Frederick Douglass was one of the most important orators of the 19th century, and a well-regarded abolitionist leader. He is also well known for his autobiographies, which provide a detailed account of his childhood as a slave, his unofficial education, and his eventual escape from slavery. Frederick Douglass' writing style is incredibly detailed and personable. His most famous work is A Narrative of the Life of Frederick Douglass, an American Slave, his first of three autobiographies in which he narrates his life as a slave from childhood to his escape. His use of eloquent language and detail help to enhance his argument that black people, given the actual chance for education, have the ability to overcome the stereotype of African-Americans being lazy and stupid. At the same time, Douglass takes a rather dubious perspective on Christianity; Douglass believes that slavery is indicative of a perverted kind of Christianity that is far removed from the real religion.
Douglass' own relationship with God is elaborated in the narrative; he always places God's perspective on slavery into question, particularly in the beginning. The author expresses his crisis of faith as it evolves during his own slavery: "O God, save me! God, deliver me! Let me be free! Is there any God? Why am I a slave?" (Douglass). Here, the author asks God why he is meant to be a slave, and whether or not it is part of His plan. However, despite this same doubt and frustration, he manages to maintain his faith - with God's existence, Douglass claims that God will provide him with the means to be free.
During his early education, and his Christian experiences in Sabbath school, Douglass admits that he had a great deal of trouble reconciling the love of God with the horrors of slavery, often asking, "Does a righteous God govern the universe? and for what does he hold the thunders in his right hand, if not to smite the oppressor, and deliver the spoiled out of the hand of the spoiler?" (Douglass). He is not quite sure whether or not God controls the universe, due to the fact that slavery and other inhumanities still exist under his sight. However, Douglass finds a way to continue to teach other slaves to read, and uses the Bible to do it, showing that he forms his own sense of right and wrong independent of his Christianity.
Douglass notes that there are two different kinds of Christianity; first, there is the "Christianity of Christ," the real variety that emphasizes love, kindness and knowledge of the Lord, and the other is "the Christianity of this land" (Douglass). According to Douglass, the Christianity held by slaveowners does not indicate how innately good they are; in fact, they reveal them as hypocrites who selectively ignore fundamental principles of the faith in order to justify their ownership of other people. Douglass, at several points, notes the differences between the principles of true Christianity and the things that slaveowners do, which skew towards the immoral and brutal. When talking about Mr. Covey, Douglass says of the devout man, "Poor man! such was his disposition, and success at deceiving, I do verily believe that he sometimes deceived himself into the solemn belief, that he was a sincere worshipper of the most high God" (Douglass).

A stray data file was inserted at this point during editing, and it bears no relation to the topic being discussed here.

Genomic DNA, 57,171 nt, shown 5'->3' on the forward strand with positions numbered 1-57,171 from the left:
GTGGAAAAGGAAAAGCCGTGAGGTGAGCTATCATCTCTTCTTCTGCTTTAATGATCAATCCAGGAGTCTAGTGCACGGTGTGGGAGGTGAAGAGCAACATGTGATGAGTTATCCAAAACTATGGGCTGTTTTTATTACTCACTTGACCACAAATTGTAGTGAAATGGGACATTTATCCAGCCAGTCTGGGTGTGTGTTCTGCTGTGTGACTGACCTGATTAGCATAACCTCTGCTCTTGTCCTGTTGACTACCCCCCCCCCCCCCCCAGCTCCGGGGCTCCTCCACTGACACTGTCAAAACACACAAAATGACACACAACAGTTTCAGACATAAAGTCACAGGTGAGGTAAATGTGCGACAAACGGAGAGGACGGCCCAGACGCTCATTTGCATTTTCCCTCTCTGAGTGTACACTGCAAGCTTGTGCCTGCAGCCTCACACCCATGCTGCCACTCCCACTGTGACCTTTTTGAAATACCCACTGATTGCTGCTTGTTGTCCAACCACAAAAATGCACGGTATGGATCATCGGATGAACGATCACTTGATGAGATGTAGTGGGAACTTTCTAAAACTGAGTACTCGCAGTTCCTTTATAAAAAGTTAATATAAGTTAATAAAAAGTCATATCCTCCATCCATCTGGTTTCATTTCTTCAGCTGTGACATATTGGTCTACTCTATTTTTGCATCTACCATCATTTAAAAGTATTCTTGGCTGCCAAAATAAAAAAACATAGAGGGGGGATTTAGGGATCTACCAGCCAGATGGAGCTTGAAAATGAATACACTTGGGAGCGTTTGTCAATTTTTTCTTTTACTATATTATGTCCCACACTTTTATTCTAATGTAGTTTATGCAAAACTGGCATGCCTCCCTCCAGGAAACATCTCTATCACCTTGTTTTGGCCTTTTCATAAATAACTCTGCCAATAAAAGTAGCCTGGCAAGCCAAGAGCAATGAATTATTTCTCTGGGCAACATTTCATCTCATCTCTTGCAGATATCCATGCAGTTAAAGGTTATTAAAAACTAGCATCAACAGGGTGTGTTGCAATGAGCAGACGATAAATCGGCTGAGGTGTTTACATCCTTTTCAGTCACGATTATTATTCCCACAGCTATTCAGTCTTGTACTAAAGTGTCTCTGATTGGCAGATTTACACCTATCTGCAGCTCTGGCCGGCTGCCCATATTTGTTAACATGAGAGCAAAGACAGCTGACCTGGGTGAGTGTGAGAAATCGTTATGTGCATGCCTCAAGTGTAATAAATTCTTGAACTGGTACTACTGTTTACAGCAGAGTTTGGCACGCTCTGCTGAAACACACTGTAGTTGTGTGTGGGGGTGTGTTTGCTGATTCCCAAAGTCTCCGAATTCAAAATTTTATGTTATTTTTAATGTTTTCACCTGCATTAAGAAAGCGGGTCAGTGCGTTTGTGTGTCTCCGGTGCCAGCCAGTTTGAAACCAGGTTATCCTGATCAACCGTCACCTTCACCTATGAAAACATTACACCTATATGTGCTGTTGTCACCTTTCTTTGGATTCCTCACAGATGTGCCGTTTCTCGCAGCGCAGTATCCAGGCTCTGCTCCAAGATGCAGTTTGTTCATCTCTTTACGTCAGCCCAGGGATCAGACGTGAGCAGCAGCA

This perspective is illustrated through the character of Thomas Auld - a slaveowner whose brutality and cruelty increases when he becomes "pious" (Douglass). Due to the fact that he believes that he is on the side of God, Auld also thinks that his right to own slaves, and to abuse them, is "God-given" (Douglass). Through Douglass' writing, Auld also becomes a case study of the corruption of the Southern church; due to the financial interest the church has in the money acquired from slaveowners like Auld, the church is much more willing to incorporate this warped view of Christianity into its doctrine. The complicit nature of the Southern church in the horrors of slavery makes its status as an institution of Christianity questionable at best, according to Douglass:
"I assert most unhesitatingly, that the religion of the south is a mere covering for the most horrid crimes,--a justifier of the most appalling barbarity,--a sanctifier of the most hateful frauds,--and a dark shelter under, which the darkest, foulest, grossest, and most infernal deeds of slaveholders find the strongest protection." (Douglass).
In conclusion, Douglass' slave narrative wrestles with the competing issues of God's love and the existence of slavery; Douglass tries to reconcile the existence of a loving God with the seemingly church-backed institution of human injustice he was a part of. Douglass' conclusion is that there are two different types of Christianity, and the Southern variety of the time is one steeped in hypocrisy and financial interest. This perspective lends the author's narrative an intriguing spiritual outlook on one of the most controversial institutions in American history.
Douglass, Frederick. Narrative of the Life of Frederick Douglass. Project Gutenberg.